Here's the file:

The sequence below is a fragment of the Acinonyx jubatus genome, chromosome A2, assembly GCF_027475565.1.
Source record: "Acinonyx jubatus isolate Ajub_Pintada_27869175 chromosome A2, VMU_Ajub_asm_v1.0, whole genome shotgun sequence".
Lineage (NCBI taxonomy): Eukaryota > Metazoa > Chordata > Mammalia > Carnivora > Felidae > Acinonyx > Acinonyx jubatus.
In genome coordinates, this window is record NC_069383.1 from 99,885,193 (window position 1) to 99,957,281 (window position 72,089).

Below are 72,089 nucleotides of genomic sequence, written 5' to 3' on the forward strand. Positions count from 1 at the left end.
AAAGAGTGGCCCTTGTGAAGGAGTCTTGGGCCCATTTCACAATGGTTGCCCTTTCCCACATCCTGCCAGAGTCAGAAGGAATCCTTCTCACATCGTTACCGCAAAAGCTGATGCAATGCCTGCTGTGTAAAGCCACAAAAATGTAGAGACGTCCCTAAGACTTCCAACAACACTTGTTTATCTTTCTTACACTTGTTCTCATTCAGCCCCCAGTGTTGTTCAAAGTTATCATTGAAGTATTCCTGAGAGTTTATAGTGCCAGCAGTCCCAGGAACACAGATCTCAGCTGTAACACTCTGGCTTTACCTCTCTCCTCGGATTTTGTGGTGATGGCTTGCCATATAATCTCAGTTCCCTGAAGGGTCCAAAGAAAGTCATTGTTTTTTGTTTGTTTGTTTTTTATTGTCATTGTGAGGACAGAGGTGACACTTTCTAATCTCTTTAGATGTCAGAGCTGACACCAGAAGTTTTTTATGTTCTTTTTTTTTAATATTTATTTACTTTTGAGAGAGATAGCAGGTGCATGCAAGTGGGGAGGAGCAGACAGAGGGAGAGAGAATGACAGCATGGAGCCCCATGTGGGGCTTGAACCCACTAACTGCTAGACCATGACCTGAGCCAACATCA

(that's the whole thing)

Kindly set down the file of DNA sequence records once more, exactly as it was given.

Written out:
The sequence below is a fragment of the Acinonyx jubatus genome, chromosome A2, assembly GCF_027475565.1.
Source record: "Acinonyx jubatus isolate Ajub_Pintada_27869175 chromosome A2, VMU_Ajub_asm_v1.0, whole genome shotgun sequence".
Lineage (NCBI taxonomy): Eukaryota > Metazoa > Chordata > Mammalia > Carnivora > Felidae > Acinonyx > Acinonyx jubatus.
In genome coordinates, this window is record NC_069383.1 from 99,885,193 (window position 1) to 99,957,281 (window position 72,089).

Below are 72,089 nucleotides of genomic sequence, written 5' to 3' on the forward strand. Positions count from 1 at the left end.
AAAGAGTGGCCCTTGTGAAGGAGTCTTGGGCCCATTTCACAATGGTTGCCCTTTCCCACATCCTGCCAGAGTCAGAAGGAATCCTTCTCACATCGTTACCGCAAAAGCTGATGCAATGCCTGCTGTGTAAAGCCACAAAAATGTAGAGACGTCCCTAAGACTTCCAACAACACTTGTTTATCTTTCTTACACTTGTTCTCATTCAGCCCCCAGTGTTGTTCAAAGTTATCATTGAAGTATTCCTGAGAGTTTATAGTGCCAGCAGTCCCAGGAACACAGATCTCAGCTGTAACACTCTGGCTTTACCTCTCTCCTCGGATTTTGTGGTGATGGCTTGCCATATAATCTCAGTTCCCTGAAGGGTCCAAAGAAAGTCATTGTTTTTTGTTTGTTTGTTTTTTATTGTCATTGTGAGGACAGAGGTGACACTTTCTAATCTCTTTAGATGTCAGAGCTGACACCAGAAGTTTTTTATGTTCTTTTTTTTTAATATTTATTTACTTTTGAGAGAGATAGCAGGTGCATGCAAGTGGGGAGGAGCAGACAGAGGGAGAGAGAATGACAGCATGGAGCCCCATGTGGGGCTTGAACCCACTAACTGCTAGACCATGACCTGAGCCAACATCA